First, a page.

Non-DPRK Hackers, or Another Scandal in the Korean Intelligence Service. Some time ago, the author of this article and some of his colleagues, including foreign ones, began receiving strange letters, with attachments representing rather clumsy attempts to hack mailboxes or to access computer files.
Some of these colleagues, who had no particular sympathy for North Korea, assumed Pyongyang had a hand in this, but a big scandal unfolding today in Seoul indicates that these hacking attempts most likely came from a completely different side of the 38th parallel. The Korean intelligence service was again at the center of the scandal, and again we are talking about its Internet activities. Only this time, its staff did not take part in political battles under false names but tried to gain access to the personal data of thousands of citizens using spyware. North Korea was NOT behind the Sony hack according to multiple security experts.
Strange thing that happened in the heart of the U.S., the ill-famed cesspool of injustice, is now afloat in the world as shocking news.
The Sony Pictures Entertainment, the biggest movie producer in the U.S., which produced the undesirable reactionary film "The Interview" daring hurt the dignity of the supreme leadership of the DPRK and agitating even terrorism and had a plan to distribute it, was exposed to surprisingly sophisticated, destructive and threatening cyber warfare and has been thrown into a bottomless quagmire after suffering property losses worth hundreds of millions of dollars.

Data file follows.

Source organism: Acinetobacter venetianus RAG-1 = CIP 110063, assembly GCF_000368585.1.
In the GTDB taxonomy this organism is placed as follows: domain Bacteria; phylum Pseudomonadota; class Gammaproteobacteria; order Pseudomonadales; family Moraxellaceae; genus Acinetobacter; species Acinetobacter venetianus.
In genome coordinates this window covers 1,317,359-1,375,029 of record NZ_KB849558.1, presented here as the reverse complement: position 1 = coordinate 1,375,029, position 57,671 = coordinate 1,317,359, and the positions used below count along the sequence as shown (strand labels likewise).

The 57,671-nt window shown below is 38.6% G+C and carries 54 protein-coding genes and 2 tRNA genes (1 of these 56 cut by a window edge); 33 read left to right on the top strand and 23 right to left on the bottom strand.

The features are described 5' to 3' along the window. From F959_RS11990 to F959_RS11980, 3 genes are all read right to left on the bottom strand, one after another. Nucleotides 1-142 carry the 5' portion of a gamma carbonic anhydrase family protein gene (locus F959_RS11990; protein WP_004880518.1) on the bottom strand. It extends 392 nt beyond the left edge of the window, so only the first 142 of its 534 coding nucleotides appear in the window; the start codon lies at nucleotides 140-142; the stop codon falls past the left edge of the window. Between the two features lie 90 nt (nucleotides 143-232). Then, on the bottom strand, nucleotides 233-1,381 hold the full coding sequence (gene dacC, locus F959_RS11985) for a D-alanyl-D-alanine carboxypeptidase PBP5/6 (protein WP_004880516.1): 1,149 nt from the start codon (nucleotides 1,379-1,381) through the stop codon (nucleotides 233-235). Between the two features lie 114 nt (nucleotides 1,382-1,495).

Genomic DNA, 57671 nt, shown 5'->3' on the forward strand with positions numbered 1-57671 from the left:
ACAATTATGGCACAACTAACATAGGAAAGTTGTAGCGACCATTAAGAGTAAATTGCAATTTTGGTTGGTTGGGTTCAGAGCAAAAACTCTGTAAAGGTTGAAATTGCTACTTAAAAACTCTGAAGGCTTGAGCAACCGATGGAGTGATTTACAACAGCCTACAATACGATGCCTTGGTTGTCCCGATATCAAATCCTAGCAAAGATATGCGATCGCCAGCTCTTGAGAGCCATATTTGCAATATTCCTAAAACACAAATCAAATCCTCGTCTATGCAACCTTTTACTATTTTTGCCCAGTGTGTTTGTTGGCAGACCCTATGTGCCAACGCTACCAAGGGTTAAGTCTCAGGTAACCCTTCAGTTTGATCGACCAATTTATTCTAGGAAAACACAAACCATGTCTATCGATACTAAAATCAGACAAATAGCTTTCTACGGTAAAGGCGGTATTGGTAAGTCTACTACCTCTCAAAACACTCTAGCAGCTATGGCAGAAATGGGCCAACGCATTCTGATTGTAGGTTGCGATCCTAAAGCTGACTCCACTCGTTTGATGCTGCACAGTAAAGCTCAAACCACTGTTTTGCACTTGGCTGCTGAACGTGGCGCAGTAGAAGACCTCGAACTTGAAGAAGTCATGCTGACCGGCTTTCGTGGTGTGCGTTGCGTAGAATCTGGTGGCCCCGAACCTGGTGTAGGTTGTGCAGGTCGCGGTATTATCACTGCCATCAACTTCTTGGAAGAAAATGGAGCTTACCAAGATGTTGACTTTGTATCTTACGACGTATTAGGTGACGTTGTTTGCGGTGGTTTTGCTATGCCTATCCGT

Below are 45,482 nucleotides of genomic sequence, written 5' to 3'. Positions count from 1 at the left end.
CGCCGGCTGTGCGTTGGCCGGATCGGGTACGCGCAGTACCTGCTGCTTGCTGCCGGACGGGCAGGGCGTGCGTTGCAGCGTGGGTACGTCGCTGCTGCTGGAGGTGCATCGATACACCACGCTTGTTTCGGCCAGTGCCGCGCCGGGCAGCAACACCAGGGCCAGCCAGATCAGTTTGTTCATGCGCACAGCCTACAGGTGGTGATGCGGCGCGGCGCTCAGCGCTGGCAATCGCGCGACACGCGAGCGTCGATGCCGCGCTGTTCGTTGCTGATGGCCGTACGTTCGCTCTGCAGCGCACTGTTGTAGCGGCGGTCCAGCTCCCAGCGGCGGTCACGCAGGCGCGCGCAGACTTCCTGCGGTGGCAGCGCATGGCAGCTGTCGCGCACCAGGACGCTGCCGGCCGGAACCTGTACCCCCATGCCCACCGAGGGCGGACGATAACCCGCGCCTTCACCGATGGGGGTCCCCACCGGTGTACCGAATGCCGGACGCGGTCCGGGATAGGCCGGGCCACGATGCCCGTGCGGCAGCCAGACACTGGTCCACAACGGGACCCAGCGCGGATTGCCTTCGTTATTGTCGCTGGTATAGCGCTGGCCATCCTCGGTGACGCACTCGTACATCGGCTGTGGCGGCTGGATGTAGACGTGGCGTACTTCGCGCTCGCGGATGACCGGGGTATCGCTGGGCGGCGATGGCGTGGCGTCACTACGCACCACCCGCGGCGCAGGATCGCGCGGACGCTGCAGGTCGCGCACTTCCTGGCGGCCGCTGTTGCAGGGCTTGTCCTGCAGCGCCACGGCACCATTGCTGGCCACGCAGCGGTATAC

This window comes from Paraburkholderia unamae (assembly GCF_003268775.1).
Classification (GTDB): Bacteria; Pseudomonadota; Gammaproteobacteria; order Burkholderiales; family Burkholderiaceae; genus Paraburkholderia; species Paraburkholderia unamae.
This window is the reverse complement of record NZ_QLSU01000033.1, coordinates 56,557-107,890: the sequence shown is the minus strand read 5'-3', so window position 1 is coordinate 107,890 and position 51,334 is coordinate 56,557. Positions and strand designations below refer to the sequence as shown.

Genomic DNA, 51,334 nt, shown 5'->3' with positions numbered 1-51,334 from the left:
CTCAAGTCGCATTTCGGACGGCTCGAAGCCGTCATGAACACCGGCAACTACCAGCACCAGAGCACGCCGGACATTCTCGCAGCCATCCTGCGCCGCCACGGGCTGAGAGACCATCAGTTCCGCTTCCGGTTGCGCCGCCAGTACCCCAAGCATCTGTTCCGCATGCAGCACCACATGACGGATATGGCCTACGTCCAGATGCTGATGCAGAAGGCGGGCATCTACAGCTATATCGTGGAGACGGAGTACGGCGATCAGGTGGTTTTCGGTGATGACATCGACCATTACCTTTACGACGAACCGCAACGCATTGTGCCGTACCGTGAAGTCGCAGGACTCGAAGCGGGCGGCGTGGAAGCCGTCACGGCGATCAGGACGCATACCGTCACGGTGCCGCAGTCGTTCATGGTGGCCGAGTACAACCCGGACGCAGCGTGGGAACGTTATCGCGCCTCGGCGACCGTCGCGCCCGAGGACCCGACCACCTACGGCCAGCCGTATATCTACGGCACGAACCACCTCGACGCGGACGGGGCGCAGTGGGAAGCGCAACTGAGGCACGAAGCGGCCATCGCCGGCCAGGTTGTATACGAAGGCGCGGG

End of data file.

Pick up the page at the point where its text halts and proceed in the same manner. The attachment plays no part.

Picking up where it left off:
The public in the U.S. is now describing this case as "disgrace suffered by Sony Pictures Entertainment," "very sorry thing caused by the U.S. ," "Sony Pictures Entertainment showing a white flag before hackers" and the "unprecedented disaster suffered by the U.S. " A Lot of Smart People Think North Korea Didn't Hack Sony. Expand So I don't know about any of the tech or tactical side of this, but I did teach Korean ESL learners for a couple of years, and I agree with the first guy: This doesn't look to me like the English of a Korean ESL speaker.
Specifically:The use of contractions (we've and we'll) is characteristic of someone near-fluent, too sophisticated to be dropping articlesOrdinal date — my students always hated ordinals because they're irregular (24th) The repeated pronouns ("we" and "you" and "us") doesn't seem like how a Korean person would phrase it, because Korean pronouns are freighted with t/v distinction and honorifics that English doesn't capture. For that reason, my students circumlocuted those words when they could because they felt imprecise. It's totally possible that the North Korean version of Korean is different enough than the South Korean that the markers would be different, though.
Former LulzSec hacker Sabu doesn't believe North Korea was behind the attack on Sony. Sony Hacking Case Shockingly Linked To Obama Regime. World's Largest English Language News Service with Over 500 Articles Updated Daily "The News You Need Today…For The World You’ll Live In Tomorrow.
" What You Aren’t Being Told About The World You Live In.